You can get benefits anytime between ages 62 and 70. The earlier you claim, the smaller your payment for life! The maximum payment is going to be at age 70.
Generally, it’s best to wait as long as possible to claim. There are two reasons for this.
The first reason is that by waiting, you’ll be locking in a higher payment for life. Yes, you’ll get fewer checks but you’ll have more income in your later years when you’ll need it the most.
The second is that if you’re married, your spouse will have the opportunity to receive the higher of either your benefit or theirs after you are gone.
When I enroll for Medicare at age 65, can I wait until 70 to claim for SS?
The answer is YES. A person can take Medicare without SS but not the other way around. If you file for SS, you have to enroll in at least Part A of Medicare.
What is a “restricted application for spousal benefits?”
For spouses and divorced spouse who were 62 or older at the end of 2015, a restricted application for spousal benefits may be filed when they turn full retirement age (FRA).
It allows the spouse to collect 50% of their spouse’s primary insurance amount (PIA) from 66 – 70 while their own benefit grows 8% a year until age 70.
I was married for 12 years then divorced. Am I entitled to SS benefits of my ex-husband?
Yes. You are entitled to benefits if you were married for at least 10 years.
Divorced spouse benefits can be paid even if the ex-spouse has not yet filed for benefits provided that you’ve been divorced for at least two years. He does have to be at least age 62.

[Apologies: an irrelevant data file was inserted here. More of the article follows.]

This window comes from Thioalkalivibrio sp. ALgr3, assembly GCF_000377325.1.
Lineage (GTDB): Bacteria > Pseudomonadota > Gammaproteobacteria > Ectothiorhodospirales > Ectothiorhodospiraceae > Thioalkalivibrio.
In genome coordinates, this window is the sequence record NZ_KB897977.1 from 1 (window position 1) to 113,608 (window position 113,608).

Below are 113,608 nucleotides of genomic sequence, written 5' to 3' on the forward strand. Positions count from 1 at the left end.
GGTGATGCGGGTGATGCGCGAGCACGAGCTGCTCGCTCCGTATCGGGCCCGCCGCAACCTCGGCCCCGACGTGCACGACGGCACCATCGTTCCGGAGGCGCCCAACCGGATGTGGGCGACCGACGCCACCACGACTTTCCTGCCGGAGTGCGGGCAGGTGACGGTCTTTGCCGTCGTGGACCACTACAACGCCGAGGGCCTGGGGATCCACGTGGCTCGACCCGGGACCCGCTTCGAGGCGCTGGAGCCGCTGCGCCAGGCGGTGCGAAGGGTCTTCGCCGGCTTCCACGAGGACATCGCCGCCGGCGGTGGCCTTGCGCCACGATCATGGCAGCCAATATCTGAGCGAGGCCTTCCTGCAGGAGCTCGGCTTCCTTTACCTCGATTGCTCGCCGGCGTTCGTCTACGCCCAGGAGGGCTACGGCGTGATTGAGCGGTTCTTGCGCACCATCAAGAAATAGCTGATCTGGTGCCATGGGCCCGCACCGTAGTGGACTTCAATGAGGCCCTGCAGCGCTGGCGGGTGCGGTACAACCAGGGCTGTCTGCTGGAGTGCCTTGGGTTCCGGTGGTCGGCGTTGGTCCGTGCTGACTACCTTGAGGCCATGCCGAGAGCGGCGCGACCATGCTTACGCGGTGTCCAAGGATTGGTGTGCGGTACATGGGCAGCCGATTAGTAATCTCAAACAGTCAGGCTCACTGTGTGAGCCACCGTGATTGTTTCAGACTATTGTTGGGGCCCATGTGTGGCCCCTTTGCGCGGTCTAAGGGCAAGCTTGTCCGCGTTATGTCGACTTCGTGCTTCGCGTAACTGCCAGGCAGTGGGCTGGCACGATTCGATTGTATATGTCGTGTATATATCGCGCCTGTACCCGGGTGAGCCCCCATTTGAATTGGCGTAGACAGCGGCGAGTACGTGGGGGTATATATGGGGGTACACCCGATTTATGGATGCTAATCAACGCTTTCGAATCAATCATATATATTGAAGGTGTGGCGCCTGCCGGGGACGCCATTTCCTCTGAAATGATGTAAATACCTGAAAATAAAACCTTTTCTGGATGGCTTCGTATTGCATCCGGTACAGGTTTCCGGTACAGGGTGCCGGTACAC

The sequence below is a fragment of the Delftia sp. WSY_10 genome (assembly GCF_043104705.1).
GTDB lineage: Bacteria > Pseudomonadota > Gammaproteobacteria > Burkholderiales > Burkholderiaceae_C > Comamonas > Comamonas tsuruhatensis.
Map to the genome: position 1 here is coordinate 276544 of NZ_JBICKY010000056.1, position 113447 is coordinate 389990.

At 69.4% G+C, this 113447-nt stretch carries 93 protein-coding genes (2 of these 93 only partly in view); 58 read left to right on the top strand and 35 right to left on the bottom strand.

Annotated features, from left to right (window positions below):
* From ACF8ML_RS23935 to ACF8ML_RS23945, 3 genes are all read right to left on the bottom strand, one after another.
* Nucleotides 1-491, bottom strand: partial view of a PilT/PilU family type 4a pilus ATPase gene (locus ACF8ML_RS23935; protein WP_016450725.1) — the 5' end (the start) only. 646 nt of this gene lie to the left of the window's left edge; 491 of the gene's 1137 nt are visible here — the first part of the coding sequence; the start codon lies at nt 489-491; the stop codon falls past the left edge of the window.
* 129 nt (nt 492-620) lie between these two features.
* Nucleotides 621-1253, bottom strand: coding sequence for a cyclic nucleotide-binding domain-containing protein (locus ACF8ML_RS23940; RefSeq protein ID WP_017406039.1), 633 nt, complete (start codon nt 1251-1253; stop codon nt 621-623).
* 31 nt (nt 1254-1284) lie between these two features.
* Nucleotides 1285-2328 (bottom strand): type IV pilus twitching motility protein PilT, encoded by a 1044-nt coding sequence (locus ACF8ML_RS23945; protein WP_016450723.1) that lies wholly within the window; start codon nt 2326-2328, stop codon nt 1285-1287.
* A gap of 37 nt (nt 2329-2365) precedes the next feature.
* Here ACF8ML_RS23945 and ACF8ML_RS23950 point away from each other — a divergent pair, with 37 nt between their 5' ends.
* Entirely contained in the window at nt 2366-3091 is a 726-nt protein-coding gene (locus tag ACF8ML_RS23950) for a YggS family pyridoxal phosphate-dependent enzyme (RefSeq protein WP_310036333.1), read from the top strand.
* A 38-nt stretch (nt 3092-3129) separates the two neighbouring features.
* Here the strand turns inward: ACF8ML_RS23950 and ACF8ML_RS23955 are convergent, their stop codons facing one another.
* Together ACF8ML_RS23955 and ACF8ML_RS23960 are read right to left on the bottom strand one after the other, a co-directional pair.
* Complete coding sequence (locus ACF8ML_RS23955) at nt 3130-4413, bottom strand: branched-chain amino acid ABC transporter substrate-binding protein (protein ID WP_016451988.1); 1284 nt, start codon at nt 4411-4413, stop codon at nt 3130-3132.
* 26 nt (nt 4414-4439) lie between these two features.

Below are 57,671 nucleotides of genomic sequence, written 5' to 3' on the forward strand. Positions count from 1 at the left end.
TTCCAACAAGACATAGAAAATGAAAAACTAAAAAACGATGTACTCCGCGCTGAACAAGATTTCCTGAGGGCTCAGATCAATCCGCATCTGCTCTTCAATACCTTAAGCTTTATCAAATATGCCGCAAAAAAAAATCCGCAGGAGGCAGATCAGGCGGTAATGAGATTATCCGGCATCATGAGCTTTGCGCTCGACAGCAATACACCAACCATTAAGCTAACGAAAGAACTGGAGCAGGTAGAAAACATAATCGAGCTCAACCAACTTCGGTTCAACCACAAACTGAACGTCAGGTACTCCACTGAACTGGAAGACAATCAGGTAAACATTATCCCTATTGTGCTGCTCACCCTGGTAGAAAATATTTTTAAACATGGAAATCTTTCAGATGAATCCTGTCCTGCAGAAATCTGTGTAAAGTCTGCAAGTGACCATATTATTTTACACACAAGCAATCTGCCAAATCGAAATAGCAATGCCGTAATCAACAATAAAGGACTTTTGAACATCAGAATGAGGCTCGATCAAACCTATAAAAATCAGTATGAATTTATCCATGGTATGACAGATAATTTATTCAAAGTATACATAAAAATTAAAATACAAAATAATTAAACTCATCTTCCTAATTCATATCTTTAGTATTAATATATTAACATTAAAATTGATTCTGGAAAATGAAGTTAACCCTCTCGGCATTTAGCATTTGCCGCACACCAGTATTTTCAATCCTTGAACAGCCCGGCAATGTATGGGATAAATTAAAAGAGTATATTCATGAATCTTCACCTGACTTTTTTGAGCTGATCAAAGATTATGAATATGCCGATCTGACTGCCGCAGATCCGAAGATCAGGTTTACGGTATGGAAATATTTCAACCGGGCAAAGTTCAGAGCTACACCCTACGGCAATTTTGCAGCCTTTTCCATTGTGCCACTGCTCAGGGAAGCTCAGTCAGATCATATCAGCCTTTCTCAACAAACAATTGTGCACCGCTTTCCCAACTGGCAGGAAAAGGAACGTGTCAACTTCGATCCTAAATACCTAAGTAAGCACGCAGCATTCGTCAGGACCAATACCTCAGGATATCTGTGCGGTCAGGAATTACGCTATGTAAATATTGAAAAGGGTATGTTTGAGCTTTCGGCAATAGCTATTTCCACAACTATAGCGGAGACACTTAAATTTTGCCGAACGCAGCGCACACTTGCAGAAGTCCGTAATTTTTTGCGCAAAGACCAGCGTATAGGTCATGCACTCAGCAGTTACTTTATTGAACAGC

You must also be currently unmarried. If you do marry later, your benefits will stop.
You can file in-person or on-line. You will need your ex-husband’s name, date of birth and Social Security number (if available). You’ll also need the date and place of marriage.
My mom passed away this month. She received her SS on the third of this month. Do I have to send it back?
No. Social Security is paid in arrears. A deceased person is not entitled to benefits in the month they died. If she receives one next month, leave it in the account and Social Security will take it back.
What are the rules for my SS being taxed?
For a married couple, if their provisional income is between $32,000 and $44,000, up to half of their benefit is taxable. If their provisional income is over $44,000 then up to 85% is taxable.
For single people, the thresholds are $25,000 and $34,000, respectively.
Provisional income is Modified Adjusted Gross Income (MAGI) plus one half of Social Security income plus tax-exempt interest.
MAGI is adjusted gross income plus amounts:
1. Excluded under an employer’s adoption assistance program
2. Deducted for interest on education loans or as a qualified tuition expense
3. Earned in a foreign country, a U.S. possession or Puerto Rico
* Not associated with or endorsed by the Social Security Administration or any other government agency.